The number of refugees from Myanmar rose to 490,300 by the end of 2016, from 451,800 the previous year with Bangladesh remaining to host the largest number of them — 276,200, says a new global report.
Out of the 276,200 refugees from Myanmar in Bangladesh, 243,000 are in a refugee-like situation, according to a report published on Monday by UNHCR ahead of the World Refugee Day that falls on June 20.
The government of Bangladesh, however, estimates the population to be between 300,000 and 500,000.
Other countries with large numbers of refugees from Myanmar included Thailand (102,600), Malaysia (87,000), and India (15,600), said the report.
It said war, violence and persecution worldwide are causing more people than ever to be forcibly displaced.
The UN Refugee Agency’s new Global Trends report, the organisation’s major annual survey of the state of displacement, says at the end of 2016 there were 65.6 million people forcibly displaced worldwide — some 300,000 more than a year earlier.
This total represents an enormous number of people needing protection worldwide.
The figure of 65.6 million comprises three important components. First is refugee numbers, which at 22.5 million are the highest ever seen.
‘By any measure this is an unacceptable number, and it speaks louder than ever to the need for solidarity and common purpose in preventing and resolving crises, and ensuring together that the world’s refugees, internally displaced and asylum seekers are properly protected and cared for while solutions are pursued,’ said UN high commissioner for refugees Filippo Grandi.
He added, ‘We have to do better for these people. For a world in conflict, what is needed is determination and courage, not fear.’
Among the report’s key findings, is that new displacement in particular remains very high.
Of the 65.6 million people forcibly displaced globally, 10.3 million became displaced in 2016, about two-thirds of them (6.9 million) fleeing within their own countries. This equates to one person becoming displaced every 3 seconds - less than the time it takes to read this sentence.
At the same time, returns of refugees and internally displaced people to their homes, combined with other solutions such as resettlement in third countries meant that for some, 2016 brought the prospect of improvement. Some 37 countries together accepted 189,300 refugees for resettlement.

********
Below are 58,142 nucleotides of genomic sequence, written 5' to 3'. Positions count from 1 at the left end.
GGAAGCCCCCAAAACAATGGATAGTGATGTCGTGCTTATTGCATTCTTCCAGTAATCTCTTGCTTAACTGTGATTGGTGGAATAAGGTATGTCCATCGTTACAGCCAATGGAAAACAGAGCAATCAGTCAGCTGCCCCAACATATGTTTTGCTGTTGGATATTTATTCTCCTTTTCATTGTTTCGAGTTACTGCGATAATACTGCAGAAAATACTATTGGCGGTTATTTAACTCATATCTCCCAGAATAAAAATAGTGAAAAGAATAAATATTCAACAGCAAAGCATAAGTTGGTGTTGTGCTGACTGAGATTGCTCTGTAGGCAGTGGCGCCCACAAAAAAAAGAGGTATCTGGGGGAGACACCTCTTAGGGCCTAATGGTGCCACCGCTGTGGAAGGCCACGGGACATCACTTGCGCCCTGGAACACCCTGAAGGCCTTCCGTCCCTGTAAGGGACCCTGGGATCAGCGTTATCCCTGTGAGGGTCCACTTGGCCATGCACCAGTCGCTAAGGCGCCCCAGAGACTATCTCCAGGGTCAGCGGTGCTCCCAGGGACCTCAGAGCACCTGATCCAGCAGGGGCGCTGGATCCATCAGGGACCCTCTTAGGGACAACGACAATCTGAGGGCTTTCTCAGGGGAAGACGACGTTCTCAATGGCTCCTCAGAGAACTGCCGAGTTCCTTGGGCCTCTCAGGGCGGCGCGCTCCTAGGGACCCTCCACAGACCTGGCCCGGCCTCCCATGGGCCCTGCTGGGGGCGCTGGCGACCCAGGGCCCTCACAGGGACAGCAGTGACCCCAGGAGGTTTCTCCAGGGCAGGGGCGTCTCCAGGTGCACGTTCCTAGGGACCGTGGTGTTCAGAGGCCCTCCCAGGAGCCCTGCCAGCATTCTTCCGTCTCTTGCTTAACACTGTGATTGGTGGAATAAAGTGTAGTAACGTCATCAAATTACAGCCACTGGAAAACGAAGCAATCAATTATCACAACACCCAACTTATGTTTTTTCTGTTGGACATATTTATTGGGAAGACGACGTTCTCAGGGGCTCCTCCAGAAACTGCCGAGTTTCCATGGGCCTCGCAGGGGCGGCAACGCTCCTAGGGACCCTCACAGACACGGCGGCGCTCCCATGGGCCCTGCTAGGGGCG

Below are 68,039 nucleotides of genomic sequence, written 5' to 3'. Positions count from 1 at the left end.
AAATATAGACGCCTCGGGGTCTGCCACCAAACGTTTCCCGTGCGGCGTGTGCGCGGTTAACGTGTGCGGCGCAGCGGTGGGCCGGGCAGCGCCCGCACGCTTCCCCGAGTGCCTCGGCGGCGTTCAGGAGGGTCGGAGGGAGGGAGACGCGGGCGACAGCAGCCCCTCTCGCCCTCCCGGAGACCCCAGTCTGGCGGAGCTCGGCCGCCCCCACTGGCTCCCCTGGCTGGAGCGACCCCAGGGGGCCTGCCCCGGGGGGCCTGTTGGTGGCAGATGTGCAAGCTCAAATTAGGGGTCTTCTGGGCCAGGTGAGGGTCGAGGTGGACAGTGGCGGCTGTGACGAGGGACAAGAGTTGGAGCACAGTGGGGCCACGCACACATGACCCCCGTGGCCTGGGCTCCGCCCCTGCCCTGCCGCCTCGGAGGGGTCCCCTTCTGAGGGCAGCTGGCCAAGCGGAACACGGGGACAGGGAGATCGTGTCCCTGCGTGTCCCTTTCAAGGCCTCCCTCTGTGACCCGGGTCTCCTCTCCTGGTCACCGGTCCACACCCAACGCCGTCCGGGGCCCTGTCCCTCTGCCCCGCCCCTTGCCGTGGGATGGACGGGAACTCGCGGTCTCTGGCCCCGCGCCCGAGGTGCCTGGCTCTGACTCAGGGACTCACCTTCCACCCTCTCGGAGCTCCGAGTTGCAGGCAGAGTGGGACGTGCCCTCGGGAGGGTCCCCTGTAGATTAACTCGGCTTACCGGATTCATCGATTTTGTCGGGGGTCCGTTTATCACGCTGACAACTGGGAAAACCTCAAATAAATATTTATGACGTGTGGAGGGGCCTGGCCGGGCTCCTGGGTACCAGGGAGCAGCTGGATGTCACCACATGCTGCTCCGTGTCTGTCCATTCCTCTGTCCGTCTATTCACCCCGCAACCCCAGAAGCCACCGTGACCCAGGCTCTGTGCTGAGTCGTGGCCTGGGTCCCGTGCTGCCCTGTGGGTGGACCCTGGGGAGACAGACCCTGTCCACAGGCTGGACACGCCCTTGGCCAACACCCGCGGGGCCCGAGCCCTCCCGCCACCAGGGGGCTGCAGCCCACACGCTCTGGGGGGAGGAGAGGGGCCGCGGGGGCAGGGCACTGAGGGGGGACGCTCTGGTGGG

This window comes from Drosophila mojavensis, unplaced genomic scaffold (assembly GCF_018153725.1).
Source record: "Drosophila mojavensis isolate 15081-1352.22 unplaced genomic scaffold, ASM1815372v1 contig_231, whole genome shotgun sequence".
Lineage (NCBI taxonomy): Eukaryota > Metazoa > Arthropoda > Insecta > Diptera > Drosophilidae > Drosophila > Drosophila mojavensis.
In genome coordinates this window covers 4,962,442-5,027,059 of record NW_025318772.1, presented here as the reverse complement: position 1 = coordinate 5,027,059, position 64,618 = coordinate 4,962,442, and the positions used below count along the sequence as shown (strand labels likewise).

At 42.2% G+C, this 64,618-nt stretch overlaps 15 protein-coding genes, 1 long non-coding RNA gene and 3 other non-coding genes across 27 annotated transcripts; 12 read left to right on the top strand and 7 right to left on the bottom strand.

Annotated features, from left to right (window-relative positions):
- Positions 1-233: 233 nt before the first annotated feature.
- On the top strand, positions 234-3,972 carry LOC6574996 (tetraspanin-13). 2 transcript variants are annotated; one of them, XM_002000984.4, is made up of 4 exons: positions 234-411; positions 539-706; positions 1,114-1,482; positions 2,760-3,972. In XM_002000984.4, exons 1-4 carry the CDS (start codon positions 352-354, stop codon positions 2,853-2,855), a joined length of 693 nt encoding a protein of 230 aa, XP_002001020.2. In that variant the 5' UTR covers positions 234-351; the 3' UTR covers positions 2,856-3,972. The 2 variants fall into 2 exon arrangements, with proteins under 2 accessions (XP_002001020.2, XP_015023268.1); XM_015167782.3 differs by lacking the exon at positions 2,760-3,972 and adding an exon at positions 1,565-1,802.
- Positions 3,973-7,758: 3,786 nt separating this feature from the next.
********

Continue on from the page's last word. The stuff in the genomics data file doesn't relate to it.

Around half a million other refugees were able to return to their home countries, and about 6.5 million internally displaced people to their areas of origin — although many did so in less than ideal circumstances and facing uncertain prospects.
Worldwide, most refugees - 84 per cent - were in low- or middle-income countries as of end 2016, with one in every three (4.9 million people) being hosted by the least developed countries.
This huge imbalance reflects several things including the continuing lack of consensus internationally when it comes to refugee hosting and the proximity of many poor countries to regions of conflict.
It also illustrates the need for countries and communities supporting refugees and other displaced people to be robustly resourced and supported - the absence of which can create instability, have consequences for lifesaving humanitarian work, or lead to secondary displacement.
By population, Syria still accounts for the biggest numbers of displaced people overall, with 12 million people (almost two thirds of the population) either displaced internally or having fled abroad as refugees or asylum seekers.
UNHCR produces its Global Trends report annually based on its own data, the data it receives from its partner the Internal Displacement Monitoring Centre, and data it receives from governments.
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